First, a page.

In an article headlined Super Bowl: Volunteers Prepare to Stop Pimps, Sex Traffickers, the Christian Post reports on what may be the very weirdest sporting-event-related promotional giveaway in history: Super Bowl anti-sex-slavery soap. No, I’m not making this up:
Theresa Flores, founder of Save Our Adolescents from Prostitution (S.O.A.P.), told The Christian Post that major sporting events like the Super Bowl generally have more men in attendance who are visiting from a different city, and often do things they wouldn’t normally do at home. This creates a demand that “traffickers and pimps are there willing and waiting to supply,” she said.
Because of this, about 150 volunteers for S.O.A.P. are heading to Indiana before the event, not to tailgate, but to pass out soap at Indianapolis motels.
Each bar of soap will have a label on it with phrases like “Are you being threatened?” or “Are you witnessing young girls being prostituted?” The soap provides the number for a human trafficking hotline so that those at the hotel, or young girls who are being trafficked, will see it and can call for help.
S.O.A.P. volunteers will distribute the bars Feb. 1-2, in conjunction with InterVarsity Christian Fellowship students who will hand out fliers to raise awareness for the trafficking issue with football fans.”
This has been an ongoing theme over the last week; the anti-trafficking activists are coming on like runningbacks. A Texas group called Traffick 911 has even started a petition trying to force the NFL to post their “I’m Not Buying It” posters opposing human trafficking. That’s called “free advertising.” The NFL is a business. If the New York Department of Public Health has to pay for their posters on the subway, my thinking is that some half-baked foundation ought to do the same for their misinformation spreading anti-sex hysteria at the Super Bowl. Would those same groups have been happy if public health groups tried get the NFL to put up posters encouraging safer sex?
Even Catholic nuns are getting into the act — at least eleven different congregations of them, according to this post at the LA Times:
[Sister Ann Oestreich] is coordinating the Super Bowl 2012 Anti-Trafficking Initiative for the Coalition for Corporate Responsibility for Indiana and Michigan. The group says it has contacted the managers of 220 hotels within a 50-mile radius of Indianapolis to help spot trafficking.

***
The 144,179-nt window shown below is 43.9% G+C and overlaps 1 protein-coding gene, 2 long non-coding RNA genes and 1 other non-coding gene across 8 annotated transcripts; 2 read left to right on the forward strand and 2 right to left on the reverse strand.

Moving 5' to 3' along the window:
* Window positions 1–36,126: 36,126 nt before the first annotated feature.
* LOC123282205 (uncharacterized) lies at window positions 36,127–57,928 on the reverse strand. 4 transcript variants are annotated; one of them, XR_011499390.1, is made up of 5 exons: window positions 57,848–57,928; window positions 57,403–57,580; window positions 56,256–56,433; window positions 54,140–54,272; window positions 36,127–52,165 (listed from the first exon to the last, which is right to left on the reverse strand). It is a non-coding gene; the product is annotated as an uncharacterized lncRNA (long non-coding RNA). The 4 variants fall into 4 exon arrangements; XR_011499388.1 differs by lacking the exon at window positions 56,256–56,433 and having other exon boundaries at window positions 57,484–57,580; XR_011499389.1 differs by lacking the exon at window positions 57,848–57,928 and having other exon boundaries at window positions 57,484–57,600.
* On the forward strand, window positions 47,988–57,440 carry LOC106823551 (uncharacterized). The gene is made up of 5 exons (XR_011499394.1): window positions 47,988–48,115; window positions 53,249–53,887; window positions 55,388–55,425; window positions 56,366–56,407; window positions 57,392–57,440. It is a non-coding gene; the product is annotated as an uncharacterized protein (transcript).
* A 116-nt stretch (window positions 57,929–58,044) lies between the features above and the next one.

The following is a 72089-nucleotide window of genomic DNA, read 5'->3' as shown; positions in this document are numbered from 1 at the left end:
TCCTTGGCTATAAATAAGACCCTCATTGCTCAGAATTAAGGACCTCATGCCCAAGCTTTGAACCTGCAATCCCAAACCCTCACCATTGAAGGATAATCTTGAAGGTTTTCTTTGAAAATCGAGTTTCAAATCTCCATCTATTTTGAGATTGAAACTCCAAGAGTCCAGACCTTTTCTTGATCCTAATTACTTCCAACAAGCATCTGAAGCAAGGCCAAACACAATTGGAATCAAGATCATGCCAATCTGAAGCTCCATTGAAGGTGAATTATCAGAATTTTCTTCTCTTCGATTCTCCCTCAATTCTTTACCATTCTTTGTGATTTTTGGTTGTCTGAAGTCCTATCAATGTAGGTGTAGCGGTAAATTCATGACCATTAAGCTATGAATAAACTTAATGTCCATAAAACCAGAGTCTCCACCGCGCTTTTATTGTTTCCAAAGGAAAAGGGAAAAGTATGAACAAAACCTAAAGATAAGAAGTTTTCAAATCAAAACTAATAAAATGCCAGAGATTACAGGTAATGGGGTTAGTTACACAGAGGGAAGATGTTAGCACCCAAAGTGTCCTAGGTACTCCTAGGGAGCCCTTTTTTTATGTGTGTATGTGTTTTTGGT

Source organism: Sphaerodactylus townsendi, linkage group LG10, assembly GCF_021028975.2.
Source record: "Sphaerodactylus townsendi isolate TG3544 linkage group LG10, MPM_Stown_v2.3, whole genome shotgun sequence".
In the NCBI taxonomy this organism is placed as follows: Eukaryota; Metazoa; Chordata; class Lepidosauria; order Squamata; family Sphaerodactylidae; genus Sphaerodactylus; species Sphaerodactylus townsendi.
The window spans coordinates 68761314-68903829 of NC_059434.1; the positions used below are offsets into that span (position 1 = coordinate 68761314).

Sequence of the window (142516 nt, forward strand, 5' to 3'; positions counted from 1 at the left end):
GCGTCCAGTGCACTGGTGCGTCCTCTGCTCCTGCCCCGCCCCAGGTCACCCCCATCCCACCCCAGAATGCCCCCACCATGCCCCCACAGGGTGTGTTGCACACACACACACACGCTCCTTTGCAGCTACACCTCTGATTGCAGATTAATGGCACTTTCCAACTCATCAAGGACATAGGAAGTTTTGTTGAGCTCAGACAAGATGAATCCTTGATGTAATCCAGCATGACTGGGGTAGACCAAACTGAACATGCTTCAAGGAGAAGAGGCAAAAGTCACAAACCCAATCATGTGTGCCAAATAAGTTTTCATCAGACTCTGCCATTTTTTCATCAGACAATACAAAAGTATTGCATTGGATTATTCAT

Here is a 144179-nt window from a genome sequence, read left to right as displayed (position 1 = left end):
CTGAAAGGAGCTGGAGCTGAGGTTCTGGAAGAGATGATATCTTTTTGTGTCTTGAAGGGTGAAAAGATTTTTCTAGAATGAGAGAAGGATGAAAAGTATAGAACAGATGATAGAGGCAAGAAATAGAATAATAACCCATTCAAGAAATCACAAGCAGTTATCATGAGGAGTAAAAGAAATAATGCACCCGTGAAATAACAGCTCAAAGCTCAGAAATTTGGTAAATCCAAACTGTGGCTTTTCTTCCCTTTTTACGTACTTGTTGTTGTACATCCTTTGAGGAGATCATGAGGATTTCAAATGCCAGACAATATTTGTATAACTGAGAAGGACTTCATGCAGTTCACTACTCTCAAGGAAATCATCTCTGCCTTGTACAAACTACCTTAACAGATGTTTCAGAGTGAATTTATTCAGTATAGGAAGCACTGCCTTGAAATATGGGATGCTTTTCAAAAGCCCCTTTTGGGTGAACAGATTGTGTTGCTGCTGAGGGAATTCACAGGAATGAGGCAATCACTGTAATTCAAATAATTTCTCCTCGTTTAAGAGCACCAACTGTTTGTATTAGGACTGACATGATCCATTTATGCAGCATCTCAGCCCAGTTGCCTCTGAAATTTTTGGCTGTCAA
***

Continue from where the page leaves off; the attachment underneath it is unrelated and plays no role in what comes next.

…Major events such as a Super Bowl or Olympics often attract a host of illegal activities, including sex trafficking and gambling.
To deal with an expected increase in prostitution, Indiana passed a law, which went into effect on Monday, designed to make prosecution of sex trafficking easier. Among other things, the law makes it a felony to recruit, transport or harbor anyone under the age of 16 for prostitution or other sexual conduct, punishable by 20 to 50 years in prison.
Another nun, Sister Nancy Conway, is quoted as saying, “If one woman is saved at the Super Bowl, it will all have been worth it,” in a WCKY Cleveland article that quotes some unbelievably sketchy statistics. The piece claims “The federal government estimates human trafficking is a $15 billion a year business. It’s also estimated about a 1000 girls are trafficked every year in Ohio alone.” Sister Pat Bergen quoted even more outrageous statistics in her article for the Chicago Tribune.
Hey, don’t get me wrong. Hooray for Flores, Conway, Traffick 911 and their parade of fanatics for opposing human trafficking…if that’s what they’re really doing. But it pays to remember that what they’re supposedly selling in this case is not the idea that human trafficking is bad, but that it happens more during the Super Bowl. Does it? Or have these groups cooked up a crazed response to a fictional phenomenon, in order to sell a few unrelated ideas — the ones about how sex is bad, sex work is bad, all sex workers are victims, and events like the Super Bowl encourage men to be somewhere other than church on a Sunday?
If the Sisters and the soap-wielding Crusaders have really convinced themselves they’re trying to make the world a better place, maybe their intentions are good. But that’s meeting them more than halfway, because in order to believe that these kind of tactics actually address issues of human trafficking, you have to be fantastically uneducated on the subject. At a certain point, ignorance is indistinguishable from malice.
The idea that sporting events cause a surge in prostitution has been an enduring myth told and retold for some years. I heard it when Germany hosted the World Cup. In fact, the LA Times, which so credulously reported the claim as fact, debunked it back in 2010, when the before-the-fact estimate that 40,000 prostitutes would enter Germany for the 2006 World Cup was repeated in the South African press, verbatim, as an estimate for the 2010′s FIFA — five years after the Germans had debunked the claim in relation to the World Cup.
“Sporting events bring prostitutes into town” have been reported for the last several years, like clockwork, before each Super Bowl, as well as before the Winter Olympics in Vancouver. And it’s not just anti-sex activists who are spreading the hysteria. Law enforcement jumps on the bandwagon, claiming that prostitution will skyrocket before the Super Bowl. In every case, this is reported before the fact. Want to know why? Because after the fact, the numbers don’t hold up.
Mind you, the cops know this. All they have to do is call their fellow cops in other cities, which is what Dallas/Ft. Worth’s WFAA-TV Channel 8 did. Yet that doesn’t happen…why? Is it justification for overtime? Lobbying for new Grizzly APCs with water-cannon turrets?
WFAA-TV Channel 8 published this expos